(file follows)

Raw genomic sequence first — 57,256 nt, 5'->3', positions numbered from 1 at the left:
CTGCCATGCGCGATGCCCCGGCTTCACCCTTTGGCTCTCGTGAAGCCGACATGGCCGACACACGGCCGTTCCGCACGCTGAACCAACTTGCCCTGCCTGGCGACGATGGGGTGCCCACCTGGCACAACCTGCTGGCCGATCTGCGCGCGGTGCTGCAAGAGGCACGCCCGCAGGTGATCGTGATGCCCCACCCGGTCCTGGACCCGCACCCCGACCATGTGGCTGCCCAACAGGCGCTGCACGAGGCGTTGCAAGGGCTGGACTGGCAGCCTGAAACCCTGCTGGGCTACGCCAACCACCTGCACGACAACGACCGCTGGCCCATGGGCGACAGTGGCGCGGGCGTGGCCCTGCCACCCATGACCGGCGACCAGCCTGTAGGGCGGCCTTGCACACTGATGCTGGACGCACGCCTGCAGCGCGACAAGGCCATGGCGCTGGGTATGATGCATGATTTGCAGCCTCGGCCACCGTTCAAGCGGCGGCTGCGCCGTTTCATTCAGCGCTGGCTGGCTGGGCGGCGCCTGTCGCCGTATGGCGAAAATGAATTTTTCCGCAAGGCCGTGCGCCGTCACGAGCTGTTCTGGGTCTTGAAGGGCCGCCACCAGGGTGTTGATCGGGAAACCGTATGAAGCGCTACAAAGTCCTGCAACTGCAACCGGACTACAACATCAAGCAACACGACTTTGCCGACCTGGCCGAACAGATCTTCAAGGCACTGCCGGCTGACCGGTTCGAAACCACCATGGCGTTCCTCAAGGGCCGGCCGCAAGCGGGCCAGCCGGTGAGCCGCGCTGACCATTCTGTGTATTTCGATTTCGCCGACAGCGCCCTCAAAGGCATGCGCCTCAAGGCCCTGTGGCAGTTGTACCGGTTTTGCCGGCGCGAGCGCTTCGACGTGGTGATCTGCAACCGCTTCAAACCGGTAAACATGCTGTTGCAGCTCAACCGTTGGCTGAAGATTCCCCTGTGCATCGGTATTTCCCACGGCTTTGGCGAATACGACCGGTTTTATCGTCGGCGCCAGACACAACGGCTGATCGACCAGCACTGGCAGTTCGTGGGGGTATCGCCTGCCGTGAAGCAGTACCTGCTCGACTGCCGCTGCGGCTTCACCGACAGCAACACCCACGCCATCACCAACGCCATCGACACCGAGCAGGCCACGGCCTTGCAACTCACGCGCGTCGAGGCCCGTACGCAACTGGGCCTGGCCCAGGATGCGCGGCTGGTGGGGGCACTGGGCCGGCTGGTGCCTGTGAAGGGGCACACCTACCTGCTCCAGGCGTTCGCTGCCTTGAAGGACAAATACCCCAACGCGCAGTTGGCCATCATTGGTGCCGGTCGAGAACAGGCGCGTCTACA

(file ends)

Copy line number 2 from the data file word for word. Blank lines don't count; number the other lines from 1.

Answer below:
CTGCCATGCGCGATGCCCCGGCTTCACCCTTTGGCTCTCGTGAAGCCGACATGGCCGACACACGGCCGTTCCGCACGCTGAACCAACTTGCCCTGCCTGGCGACGATGGGGTGCCCACCTGGCACAACCTGCTGGCCGATCTGCGCGCGGTGCTGCAAGAGGCACGCCCGCAGGTGATCGTGATGCCCCACCCGGTCCTGGACCCGCACCCCGACCATGTGGCTGCCCAACAGGCGCTGCACGAGGCGTTGCAAGGGCTGGACTGGCAGCCTGAAACCCTGCTGGGCTACGCCAACCACCTGCACGACAACGACCGCTGGCCCATGGGCGACAGTGGCGCGGGCGTGGCCCTGCCACCCATGACCGGCGACCAGCCTGTAGGGCGGCCTTGCACACTGATGCTGGACGCACGCCTGCAGCGCGACAAGGCCATGGCGCTGGGTATGATGCATGATTTGCAGCCTCGGCCACCGTTCAAGCGGCGGCTGCGCCGTTTCATTCAGCGCTGGCTGGCTGGGCGGCGCCTGTCGCCGTATGGCGAAAATGAATTTTTCCGCAAGGCCGTGCGCCGTCACGAGCTGTTCTGGGTCTTGAAGGGCCGCCACCAGGGTGTTGATCGGGAAACCGTATGAAGCGCTACAAAGTCCTGCAACTGCAACCGGACTACAACATCAAGCAACACGACTTTGCCGACCTGGCCGAACAGATCTTCAAGGCACTGCCGGCTGACCGGTTCGAAACCACCATGGCGTTCCTCAAGGGCCGGCCGCAAGCGGGCCAGCCGGTGAGCCGCGCTGACCATTCTGTGTATTTCGATTTCGCCGACAGCGCCCTCAAAGGCATGCGCCTCAAGGCCCTGTGGCAGTTGTACCGGTTTTGCCGGCGCGAGCGCTTCGACGTGGTGATCTGCAACCGCTTCAAACCGGTAAACATGCTGTTGCAGCTCAACCGTTGGCTGAAGATTCCCCTGTGCATCGGTATTTCCCACGGCTTTGGCGAATACGACCGGTTTTATCGTCGGCGCCAGACACAACGGCTGATCGACCAGCACTGGCAGTTCGTGGGGGTATCGCCTGCCGTGAAGCAGTACCTGCTCGACTGCCGCTGCGGCTTCACCGACAGCAACACCCACGCCATCACCAACGCCATCGACACCGAGCAGGCCACGGCCTTGCAACTCACGCGCGTCGAGGCCCGTACGCAACTGGGCCTGGCCCAGGATGCGCGGCTGGTGGGGGCACTGGGCCGGCTGGTGCCTGTGAAGGGGCACACCTACCTGCTCCAGGCGTTCGCTGCCTTGAAGGACAAATACCCCAACGCGCAGTTGGCCATCATTGGTGCCGGTCGAGAACAGGCGCGTCTACA